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Danquirs Franklin Remembered At Candlelight Vigil

Danquirs Franklin was remembered as a father, a friend, an author, and a man passionate about comics at a candlelight vigil Thursday, attended by family members and other Charlotte residents.

The vigil was organized by the activist group Seeking Justice Charlotte. It was held in Charlotte's Marshall Park and commemorated the one-month anniverary of Franklin's death.

Franklin was shot by a Charlotte-Mecklenburg police officer outside a west Charlotte Burger King on March 25 after police were called to the restaurant on reports of armed man inside.

As a small crowd gathered around a makeshift memorial cobbled out of rocks, flowers, and chalk messages, family members recalled the pride Franklin had in the book he co-authored, titled "There's No Danger in the Water: Encouraging Black Men to Become Mentors."

One of Franklin's aunts, Tamara Hope, recalled the passion Franklin had for Marvel comics, and lamented that he would not be around to see the latest Avengers movie in theaters with his family this weekend.

Speaking to a reporter, Hope and another aunt, Brenda Stanley, said they hoped to see justice in their nephew's case, which they said meant seeing the officer who shot Franklin face charges.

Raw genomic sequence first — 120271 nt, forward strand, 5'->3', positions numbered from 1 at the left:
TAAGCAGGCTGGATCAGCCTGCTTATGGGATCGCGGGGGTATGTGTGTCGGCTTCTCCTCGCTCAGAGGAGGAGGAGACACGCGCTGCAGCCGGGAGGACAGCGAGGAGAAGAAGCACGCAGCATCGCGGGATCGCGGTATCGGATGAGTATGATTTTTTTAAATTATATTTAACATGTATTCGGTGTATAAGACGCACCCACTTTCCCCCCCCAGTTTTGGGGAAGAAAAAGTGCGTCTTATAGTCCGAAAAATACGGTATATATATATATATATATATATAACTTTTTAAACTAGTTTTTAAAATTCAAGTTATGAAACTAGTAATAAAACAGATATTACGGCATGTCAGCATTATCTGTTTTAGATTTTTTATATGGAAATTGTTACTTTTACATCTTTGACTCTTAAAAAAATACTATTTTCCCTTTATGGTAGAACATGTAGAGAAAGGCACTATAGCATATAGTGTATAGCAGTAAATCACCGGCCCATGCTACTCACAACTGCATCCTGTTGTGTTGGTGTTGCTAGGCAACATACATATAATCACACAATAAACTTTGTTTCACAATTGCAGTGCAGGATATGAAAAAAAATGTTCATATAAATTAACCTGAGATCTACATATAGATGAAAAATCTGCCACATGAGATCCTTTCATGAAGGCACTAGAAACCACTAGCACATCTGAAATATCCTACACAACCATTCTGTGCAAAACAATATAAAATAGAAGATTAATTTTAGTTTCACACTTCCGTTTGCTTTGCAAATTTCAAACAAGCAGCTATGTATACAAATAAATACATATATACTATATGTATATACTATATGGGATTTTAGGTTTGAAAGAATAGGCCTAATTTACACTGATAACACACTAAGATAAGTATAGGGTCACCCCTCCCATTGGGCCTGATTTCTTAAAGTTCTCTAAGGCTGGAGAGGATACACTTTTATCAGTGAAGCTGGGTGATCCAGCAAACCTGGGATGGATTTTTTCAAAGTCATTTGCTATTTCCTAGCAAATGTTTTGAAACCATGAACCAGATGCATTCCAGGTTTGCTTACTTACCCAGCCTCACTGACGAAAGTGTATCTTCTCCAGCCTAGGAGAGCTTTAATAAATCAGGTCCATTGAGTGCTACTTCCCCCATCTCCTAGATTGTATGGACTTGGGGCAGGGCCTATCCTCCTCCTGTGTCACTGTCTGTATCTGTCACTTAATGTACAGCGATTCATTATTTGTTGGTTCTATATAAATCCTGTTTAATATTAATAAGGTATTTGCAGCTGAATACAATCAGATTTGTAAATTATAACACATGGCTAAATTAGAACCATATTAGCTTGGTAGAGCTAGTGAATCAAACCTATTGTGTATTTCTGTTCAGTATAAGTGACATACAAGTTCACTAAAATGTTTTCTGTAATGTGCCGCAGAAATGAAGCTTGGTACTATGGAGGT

Some of those in attendance, like Kristie Puckett-Williams, said they felt compelled to attend the vigil to recognize Franklin's humanity, which Puckett-Williams said had been missing from the recent conversations about the shooting death.

"We lose sight of what's ultimately the most important part, which is someone lost their life, and children lost their father, and a family lost someone they loved dearly," she said. "And we, the community at large lost, someone that could have been a postive contribution, but we don't know what that would have been because his life was snuffed out."

Sitting near the park's fountain, the Rev. Jay Leach, a pastor at the Unitarian Universalist Church of Charlotte, said the shooting had made him question whether the city has made any progress at all since the 2016 police shooting of Keith Scott, which sparked weeklong protests across the city.

"It's a sad day because we're right back where we were in Charlotte - in a fractured city," he said, "I guess what I would ask the citizens of Charlotte is, do you feel like in the ensuing three years - do we have more trust in Charlotte than we had before? And if not, then who's responsible? Who's accountable?"